• Monday, December 04, 2023


India appeals to UN court to halt execution of ‘spy’ Kulbhushan Jadhav

Kulbhushan Sudhir Jadhav remains in Pakistani custody

By: Sarwaralam

India on Monday (15) appealed to the UN’s top court to order Pakistan to suspend its planned execution of an Indian national convicted of spying.

In an emergency hearing, lawyers for New Delhi urged the International Court of Justice to halt the execution of Kulbhushan Sudhir Jadhav.

Jadhav was arrested in the southwestern province of Balochistan last year and Pakistani officials claim he has confessed to spying for Indian intelligence services.

But India has denied he was a spy, and last week lodged a protest at the ICJ in The Hague accusing Pakistan of “egregious violations of the Vienna convention”.

Jadhav was “an innocent Indian national, who, incarcerated in Pakistan for more than a year on concocted charges, deprived of his rights and protection accorded under the Vienna Convention, has been held incommunicado… and faces imminent execution,” Indian lawyer Deepak Mittal told the tribunal Monday.

Pakistan has failed to respond to all Indian demands for information about the case, snubbing requests for documents including the charge sheet, and has not provided Jadhav with consular access, he said.

Islamabad has also not replied to a visa application by Jadhav’s parents seeking to travel to Pakistan to visit their son.

“All that we know is what we have seen in the media in Pakistan,” Mittal told the tribunal at the start of the day-long hearing.

“India believes that the farcical nature of the proceedings and unjust trial by a Pakistan military court… has led to a serious miscarriage of justice.”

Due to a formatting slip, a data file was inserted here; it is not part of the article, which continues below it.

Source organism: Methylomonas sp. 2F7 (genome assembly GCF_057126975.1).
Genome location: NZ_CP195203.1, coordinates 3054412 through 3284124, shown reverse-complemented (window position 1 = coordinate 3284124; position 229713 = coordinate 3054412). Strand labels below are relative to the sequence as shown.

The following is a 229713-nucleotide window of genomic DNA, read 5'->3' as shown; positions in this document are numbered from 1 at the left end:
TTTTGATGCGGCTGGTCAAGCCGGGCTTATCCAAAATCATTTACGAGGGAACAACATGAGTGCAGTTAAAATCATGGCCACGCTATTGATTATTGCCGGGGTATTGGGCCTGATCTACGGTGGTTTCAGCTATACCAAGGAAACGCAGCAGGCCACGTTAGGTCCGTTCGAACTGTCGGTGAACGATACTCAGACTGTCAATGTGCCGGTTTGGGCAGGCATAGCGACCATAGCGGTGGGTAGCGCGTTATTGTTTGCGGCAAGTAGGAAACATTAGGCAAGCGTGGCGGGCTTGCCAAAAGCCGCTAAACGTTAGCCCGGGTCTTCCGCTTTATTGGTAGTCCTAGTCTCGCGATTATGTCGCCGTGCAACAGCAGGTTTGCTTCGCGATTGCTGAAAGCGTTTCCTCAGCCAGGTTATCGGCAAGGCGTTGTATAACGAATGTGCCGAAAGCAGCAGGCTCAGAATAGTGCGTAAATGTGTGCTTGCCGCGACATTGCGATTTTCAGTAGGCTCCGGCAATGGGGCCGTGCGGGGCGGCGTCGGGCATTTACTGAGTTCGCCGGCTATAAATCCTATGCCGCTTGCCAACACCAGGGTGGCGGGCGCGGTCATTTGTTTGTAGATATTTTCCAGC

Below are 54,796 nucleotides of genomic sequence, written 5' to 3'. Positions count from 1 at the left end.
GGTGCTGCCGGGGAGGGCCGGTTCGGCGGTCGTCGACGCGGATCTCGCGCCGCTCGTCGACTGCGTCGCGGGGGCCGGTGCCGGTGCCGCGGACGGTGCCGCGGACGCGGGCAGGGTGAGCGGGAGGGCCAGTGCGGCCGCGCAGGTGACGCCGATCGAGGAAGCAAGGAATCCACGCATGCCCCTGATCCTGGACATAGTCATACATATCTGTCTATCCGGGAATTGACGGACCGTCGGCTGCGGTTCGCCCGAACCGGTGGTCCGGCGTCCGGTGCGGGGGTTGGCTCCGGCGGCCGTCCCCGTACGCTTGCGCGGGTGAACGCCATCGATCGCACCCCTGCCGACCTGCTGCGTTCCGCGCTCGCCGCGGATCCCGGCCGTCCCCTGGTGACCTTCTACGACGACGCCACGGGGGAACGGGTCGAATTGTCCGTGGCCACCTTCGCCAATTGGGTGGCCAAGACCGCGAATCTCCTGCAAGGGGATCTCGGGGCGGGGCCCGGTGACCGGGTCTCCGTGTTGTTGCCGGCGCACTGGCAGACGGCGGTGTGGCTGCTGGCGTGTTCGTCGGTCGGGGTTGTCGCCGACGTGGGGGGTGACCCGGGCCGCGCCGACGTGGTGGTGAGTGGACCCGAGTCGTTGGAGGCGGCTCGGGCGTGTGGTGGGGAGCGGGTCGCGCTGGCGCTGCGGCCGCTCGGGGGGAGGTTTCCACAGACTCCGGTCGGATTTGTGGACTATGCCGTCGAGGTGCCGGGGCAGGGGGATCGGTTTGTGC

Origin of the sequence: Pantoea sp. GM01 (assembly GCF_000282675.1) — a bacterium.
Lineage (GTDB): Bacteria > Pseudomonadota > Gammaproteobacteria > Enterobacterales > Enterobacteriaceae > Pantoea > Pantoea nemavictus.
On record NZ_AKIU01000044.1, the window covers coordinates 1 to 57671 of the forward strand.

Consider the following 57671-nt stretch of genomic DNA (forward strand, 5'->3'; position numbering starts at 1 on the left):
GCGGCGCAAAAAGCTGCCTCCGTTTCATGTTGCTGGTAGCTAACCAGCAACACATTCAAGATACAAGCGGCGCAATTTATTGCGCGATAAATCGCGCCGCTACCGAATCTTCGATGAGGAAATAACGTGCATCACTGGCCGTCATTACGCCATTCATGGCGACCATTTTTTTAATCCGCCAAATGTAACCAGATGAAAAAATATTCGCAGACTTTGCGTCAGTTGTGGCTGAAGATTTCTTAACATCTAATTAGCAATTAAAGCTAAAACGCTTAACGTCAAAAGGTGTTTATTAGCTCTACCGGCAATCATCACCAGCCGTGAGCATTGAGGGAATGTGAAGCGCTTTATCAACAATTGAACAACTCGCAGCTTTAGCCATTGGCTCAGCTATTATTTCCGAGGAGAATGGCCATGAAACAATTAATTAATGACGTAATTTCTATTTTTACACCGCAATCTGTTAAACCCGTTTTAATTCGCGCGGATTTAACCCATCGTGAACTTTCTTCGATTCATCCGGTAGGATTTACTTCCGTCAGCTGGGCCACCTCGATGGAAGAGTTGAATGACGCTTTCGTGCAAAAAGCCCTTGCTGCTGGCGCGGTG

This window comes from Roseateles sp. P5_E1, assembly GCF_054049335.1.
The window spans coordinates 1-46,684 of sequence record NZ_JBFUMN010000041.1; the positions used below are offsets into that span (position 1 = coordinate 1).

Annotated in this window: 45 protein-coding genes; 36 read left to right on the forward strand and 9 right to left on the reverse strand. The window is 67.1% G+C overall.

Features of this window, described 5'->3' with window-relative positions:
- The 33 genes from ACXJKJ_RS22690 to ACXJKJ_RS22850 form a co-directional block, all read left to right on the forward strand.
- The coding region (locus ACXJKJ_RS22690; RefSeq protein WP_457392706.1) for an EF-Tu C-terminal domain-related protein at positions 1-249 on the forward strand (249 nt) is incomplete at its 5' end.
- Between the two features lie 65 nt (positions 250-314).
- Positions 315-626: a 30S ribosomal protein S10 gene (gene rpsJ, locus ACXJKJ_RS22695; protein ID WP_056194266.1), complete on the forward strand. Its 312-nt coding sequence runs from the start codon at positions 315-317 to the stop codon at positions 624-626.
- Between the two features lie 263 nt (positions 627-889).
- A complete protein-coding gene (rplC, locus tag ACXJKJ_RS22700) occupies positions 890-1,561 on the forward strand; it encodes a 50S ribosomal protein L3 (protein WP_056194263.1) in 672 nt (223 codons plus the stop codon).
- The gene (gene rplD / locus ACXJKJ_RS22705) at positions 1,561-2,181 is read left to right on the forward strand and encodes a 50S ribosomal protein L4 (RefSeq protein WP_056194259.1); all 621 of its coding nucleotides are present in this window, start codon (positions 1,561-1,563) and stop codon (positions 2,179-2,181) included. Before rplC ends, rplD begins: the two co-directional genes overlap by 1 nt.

Jadhav “has been denied the right to be defended by a legal counsel of his choice,” he added.

India is seeking the immediate suspension of the death sentence against Jadhav who it claims was ‘kidnapped from Iran, where he was carrying on business after retiring from the Indian Navy’,” according to court documents.

New Delhi ultimately wants the tribunal to order Islamabad to annul the sentence.

It also wants the ICJ, set up in 1945 to rule on disputes between nations in accordance with international law, to declare that the Pakistani military court violated the Vienna Convention by imposing a death sentence on Jadhav and broke human rights laws.

Pakistan will present its arguments to the afternoon session.

Nuclear archrivals India and Pakistan routinely accuse one another of sending spies into their countries, and it is not uncommon for either nation to expel diplomats accused of espionage, particularly at times of high tension.

But death sentences have rarely been issued in recent years.


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